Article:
Would you rather be a professor or his dependent student? We tend to think being a dependent person isn’t a good thing, but new research has found some positive aspects of dependency. An article published in Current Directions in Psychological Science explains that dependent people have a need to impress others, which leads to active, not passive, behavior.
In one study, a dependent and non-dependent volunteer, as measured on a personality test, were paired up to debate an issue the researchers knew they didn’t agree on. Although the researchers expected the dependent person to give in, they found that 70 percent of the time it was actually the nondependent volunteer who gave in. It turned out that the dependent volunteers weren’t passive because they wanted to impress the professor running the experiment. Other studies have found that dependent people tend to have higher GPAs, are more likely to seek medical help when they have an alarming symptom and are more likely to stick to a treatment or weight-loss regimen than non-dependent people.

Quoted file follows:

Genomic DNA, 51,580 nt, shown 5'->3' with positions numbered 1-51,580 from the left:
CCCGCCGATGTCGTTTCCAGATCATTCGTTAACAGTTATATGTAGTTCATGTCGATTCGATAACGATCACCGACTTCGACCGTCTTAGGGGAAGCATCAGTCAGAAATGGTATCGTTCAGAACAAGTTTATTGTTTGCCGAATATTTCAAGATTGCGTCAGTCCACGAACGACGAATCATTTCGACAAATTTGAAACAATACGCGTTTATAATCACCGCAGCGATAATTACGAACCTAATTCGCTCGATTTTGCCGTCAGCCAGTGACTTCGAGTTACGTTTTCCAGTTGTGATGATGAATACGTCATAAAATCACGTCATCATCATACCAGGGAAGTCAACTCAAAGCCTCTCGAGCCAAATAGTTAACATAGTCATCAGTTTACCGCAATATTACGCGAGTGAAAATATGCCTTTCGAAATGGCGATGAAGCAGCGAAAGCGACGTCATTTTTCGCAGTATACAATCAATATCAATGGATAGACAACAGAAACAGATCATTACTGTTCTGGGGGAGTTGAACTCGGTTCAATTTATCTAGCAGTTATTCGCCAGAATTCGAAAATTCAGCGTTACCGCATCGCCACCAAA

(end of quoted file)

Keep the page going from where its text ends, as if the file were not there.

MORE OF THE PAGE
Dependent people tend to see themselves as helpless, vulnerable, and weak, so they look for stronger people to be with. This creates a need to impress others, especially authority figures, who can help or protect them later. Dependency and passivity don’t always go hand in hand; being dependent also means you are actively doing things to impress others.